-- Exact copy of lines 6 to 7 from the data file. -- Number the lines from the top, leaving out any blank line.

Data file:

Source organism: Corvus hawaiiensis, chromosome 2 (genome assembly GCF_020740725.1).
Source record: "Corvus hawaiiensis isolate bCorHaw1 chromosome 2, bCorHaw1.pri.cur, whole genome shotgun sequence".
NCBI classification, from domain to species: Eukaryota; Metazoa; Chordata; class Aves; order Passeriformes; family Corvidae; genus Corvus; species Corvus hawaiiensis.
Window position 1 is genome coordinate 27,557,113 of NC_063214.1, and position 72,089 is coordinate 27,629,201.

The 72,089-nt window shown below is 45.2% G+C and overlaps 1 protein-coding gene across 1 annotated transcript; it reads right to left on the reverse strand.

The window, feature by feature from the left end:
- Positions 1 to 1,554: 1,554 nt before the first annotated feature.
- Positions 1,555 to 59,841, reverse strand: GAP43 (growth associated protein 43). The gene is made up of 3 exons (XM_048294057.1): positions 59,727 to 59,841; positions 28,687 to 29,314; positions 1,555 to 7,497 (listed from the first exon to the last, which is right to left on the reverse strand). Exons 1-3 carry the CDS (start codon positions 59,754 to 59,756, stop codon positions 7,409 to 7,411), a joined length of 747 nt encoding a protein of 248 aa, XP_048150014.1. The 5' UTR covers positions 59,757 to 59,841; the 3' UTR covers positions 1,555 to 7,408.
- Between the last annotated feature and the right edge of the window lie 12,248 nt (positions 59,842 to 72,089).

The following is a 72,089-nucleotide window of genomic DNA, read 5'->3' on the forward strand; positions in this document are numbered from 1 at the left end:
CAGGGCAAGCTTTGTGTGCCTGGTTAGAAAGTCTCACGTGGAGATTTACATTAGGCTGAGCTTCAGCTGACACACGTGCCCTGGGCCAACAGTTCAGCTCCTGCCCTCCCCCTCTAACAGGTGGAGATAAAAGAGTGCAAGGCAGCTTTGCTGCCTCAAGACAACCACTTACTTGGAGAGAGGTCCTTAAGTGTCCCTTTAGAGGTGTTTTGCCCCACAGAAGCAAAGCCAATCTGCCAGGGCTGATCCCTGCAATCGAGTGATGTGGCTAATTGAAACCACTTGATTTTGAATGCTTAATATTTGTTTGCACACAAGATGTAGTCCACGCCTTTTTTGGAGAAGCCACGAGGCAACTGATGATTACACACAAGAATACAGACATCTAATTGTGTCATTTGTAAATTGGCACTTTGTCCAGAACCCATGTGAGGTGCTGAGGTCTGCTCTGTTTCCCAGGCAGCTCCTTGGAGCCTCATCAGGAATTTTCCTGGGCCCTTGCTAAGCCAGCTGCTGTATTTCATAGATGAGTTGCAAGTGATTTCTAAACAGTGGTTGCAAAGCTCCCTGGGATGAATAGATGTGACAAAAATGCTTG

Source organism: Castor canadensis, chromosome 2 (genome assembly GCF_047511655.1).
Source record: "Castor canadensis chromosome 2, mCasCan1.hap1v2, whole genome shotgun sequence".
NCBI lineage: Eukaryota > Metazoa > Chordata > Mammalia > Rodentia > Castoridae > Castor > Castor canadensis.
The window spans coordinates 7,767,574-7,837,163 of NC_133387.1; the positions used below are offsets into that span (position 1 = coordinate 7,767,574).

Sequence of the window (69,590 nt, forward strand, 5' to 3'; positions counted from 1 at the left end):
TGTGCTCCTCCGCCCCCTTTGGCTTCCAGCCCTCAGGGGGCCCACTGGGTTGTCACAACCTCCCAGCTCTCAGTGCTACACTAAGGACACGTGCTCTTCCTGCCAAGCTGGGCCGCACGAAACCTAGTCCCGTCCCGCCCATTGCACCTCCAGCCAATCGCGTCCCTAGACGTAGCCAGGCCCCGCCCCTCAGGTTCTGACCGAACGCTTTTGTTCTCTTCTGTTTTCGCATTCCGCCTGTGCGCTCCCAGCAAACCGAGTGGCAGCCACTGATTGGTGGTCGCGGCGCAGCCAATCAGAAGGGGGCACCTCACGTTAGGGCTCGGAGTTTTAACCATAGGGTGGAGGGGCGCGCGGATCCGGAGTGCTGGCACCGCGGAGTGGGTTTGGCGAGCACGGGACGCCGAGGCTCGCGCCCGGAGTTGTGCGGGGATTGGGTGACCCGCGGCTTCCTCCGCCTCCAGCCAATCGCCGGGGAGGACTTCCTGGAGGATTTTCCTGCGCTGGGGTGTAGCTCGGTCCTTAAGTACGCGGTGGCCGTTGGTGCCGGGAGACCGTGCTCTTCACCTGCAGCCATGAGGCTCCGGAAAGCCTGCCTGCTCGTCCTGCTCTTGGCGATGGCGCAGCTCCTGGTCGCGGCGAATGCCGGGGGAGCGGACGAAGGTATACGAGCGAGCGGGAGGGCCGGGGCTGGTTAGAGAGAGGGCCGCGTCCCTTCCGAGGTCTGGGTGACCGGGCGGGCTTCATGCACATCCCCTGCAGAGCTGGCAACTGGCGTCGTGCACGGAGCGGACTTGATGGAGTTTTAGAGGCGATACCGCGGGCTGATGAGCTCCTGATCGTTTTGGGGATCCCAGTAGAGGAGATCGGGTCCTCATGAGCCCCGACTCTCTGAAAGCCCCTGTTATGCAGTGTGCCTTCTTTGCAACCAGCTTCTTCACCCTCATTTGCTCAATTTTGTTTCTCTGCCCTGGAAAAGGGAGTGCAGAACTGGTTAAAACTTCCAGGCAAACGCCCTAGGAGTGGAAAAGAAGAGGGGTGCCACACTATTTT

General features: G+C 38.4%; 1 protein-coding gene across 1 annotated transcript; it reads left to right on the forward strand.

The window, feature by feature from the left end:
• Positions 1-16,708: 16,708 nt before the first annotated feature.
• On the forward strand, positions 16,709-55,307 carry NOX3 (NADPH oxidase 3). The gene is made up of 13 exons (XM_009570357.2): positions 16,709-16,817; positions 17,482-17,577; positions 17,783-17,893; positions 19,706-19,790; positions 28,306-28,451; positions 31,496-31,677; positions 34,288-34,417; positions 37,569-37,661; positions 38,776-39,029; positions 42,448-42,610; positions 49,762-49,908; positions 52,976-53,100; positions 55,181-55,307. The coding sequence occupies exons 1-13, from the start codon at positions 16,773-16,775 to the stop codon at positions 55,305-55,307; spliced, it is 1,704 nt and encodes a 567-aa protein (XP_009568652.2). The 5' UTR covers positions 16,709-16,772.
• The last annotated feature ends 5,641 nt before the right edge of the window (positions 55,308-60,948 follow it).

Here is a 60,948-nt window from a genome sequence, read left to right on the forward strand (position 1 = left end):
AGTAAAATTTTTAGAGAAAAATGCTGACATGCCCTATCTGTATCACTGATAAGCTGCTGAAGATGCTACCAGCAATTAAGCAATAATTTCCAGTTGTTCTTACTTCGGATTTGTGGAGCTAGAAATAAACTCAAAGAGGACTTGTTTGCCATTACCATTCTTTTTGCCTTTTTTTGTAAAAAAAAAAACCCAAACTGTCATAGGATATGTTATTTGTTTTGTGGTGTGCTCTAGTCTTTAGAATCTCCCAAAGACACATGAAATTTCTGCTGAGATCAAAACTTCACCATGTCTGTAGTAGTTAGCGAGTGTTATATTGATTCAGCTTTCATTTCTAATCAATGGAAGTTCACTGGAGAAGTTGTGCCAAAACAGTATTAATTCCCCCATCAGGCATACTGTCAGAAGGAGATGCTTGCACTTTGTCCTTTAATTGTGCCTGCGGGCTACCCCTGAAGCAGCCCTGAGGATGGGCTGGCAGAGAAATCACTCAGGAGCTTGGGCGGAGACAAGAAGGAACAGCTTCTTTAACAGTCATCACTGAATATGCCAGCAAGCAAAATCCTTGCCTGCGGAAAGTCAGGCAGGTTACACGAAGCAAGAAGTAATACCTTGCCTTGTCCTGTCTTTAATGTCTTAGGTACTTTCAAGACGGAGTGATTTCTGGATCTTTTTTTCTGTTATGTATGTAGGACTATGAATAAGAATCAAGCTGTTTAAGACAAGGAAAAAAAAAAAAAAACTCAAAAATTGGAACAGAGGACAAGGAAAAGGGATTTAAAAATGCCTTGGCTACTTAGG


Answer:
The window, feature by feature from the left end:
- Positions 1 to 1,554: 1,554 nt before the first annotated feature.